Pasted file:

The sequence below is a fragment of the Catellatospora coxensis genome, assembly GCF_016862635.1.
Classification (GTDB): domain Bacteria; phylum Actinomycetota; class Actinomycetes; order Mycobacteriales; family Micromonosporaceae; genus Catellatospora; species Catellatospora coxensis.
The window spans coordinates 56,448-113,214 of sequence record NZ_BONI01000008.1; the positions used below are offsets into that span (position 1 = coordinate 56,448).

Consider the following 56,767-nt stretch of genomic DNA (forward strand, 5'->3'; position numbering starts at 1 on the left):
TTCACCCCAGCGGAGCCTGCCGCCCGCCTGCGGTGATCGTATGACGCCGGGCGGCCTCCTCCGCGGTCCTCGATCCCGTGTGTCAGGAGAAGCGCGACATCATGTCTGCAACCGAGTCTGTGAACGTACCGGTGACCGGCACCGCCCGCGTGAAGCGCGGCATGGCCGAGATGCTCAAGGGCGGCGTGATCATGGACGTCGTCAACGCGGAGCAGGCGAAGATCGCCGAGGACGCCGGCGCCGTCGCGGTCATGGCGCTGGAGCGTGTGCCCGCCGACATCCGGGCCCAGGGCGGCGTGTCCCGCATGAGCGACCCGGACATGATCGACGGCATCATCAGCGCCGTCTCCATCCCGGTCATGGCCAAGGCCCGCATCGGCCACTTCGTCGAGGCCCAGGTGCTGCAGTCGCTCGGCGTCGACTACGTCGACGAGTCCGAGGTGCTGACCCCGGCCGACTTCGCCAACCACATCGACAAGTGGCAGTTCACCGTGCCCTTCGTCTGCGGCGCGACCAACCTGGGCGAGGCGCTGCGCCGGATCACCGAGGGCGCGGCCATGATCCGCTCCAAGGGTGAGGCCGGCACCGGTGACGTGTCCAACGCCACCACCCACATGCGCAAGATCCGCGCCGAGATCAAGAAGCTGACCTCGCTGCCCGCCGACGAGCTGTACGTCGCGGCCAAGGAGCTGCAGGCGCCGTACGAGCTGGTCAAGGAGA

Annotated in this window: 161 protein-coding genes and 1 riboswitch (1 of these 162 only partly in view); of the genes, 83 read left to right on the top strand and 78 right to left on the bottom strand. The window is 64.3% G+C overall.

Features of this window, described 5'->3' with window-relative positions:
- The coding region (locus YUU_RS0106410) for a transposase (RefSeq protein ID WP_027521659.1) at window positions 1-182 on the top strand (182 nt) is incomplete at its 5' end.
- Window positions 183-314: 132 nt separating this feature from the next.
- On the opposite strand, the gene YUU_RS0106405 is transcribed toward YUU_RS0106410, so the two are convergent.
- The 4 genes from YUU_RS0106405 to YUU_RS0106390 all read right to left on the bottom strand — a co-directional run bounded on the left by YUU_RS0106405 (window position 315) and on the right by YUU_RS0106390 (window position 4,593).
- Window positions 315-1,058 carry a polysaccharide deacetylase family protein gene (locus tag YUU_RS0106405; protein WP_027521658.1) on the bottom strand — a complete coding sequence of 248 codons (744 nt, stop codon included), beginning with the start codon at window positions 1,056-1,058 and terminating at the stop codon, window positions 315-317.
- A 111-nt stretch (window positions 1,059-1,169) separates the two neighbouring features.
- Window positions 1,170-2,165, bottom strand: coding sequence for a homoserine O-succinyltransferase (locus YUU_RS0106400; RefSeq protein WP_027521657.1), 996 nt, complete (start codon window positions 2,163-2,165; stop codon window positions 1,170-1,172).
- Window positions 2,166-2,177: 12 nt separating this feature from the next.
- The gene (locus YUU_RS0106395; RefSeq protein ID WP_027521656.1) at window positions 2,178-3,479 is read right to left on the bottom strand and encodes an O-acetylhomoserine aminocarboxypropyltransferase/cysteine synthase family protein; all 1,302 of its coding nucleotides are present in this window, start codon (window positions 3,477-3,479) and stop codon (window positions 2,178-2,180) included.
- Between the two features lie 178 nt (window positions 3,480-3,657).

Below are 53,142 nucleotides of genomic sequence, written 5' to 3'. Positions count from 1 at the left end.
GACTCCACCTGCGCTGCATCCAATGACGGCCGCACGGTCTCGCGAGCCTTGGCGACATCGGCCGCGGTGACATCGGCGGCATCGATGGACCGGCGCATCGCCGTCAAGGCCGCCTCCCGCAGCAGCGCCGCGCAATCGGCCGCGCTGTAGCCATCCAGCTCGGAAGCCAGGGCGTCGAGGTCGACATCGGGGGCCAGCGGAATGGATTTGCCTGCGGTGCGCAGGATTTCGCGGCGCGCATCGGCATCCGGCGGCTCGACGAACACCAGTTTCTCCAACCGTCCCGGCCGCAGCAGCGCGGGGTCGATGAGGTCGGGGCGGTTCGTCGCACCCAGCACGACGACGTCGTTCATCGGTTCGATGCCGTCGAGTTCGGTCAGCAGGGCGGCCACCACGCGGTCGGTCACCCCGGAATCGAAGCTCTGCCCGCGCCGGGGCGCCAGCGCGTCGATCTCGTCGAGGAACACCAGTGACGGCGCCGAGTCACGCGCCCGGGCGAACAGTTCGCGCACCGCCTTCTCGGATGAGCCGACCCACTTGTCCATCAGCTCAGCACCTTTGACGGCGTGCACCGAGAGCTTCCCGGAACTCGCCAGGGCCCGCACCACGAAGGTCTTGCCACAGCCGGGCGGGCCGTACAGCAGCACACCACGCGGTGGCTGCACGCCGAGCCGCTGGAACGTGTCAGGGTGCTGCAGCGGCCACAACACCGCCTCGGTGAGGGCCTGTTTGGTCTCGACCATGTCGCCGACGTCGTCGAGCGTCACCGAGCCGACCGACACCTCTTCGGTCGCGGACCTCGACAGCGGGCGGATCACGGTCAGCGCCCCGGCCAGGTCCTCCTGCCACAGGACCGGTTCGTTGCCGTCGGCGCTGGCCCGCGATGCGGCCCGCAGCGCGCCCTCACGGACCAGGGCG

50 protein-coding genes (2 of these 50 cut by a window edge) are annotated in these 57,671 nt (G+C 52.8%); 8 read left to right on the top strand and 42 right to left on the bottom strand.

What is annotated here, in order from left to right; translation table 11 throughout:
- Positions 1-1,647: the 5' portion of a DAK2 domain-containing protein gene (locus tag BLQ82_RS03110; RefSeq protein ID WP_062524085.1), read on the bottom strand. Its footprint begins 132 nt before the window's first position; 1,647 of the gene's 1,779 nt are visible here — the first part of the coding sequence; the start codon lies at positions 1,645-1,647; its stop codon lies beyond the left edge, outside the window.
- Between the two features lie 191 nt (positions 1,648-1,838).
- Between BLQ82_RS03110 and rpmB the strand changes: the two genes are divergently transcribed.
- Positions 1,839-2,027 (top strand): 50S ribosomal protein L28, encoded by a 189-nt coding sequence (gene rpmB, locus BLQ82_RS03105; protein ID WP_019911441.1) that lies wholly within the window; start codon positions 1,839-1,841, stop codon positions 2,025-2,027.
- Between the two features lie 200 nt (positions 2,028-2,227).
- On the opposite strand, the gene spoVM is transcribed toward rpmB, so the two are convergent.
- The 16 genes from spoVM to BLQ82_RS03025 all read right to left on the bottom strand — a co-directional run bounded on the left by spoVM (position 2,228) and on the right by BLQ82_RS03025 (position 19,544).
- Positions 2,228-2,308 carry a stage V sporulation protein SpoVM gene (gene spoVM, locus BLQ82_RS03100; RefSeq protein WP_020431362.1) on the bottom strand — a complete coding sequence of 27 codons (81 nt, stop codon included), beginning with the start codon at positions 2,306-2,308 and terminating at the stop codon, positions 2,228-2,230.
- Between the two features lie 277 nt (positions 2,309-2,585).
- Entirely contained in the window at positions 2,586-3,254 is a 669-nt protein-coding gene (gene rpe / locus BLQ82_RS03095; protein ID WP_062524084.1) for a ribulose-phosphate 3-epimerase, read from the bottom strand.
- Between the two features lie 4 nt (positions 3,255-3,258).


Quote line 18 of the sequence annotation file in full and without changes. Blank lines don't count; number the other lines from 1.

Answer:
Below are 53,142 nucleotides of genomic sequence, written 5' to 3'. Positions count from 1 at the left end.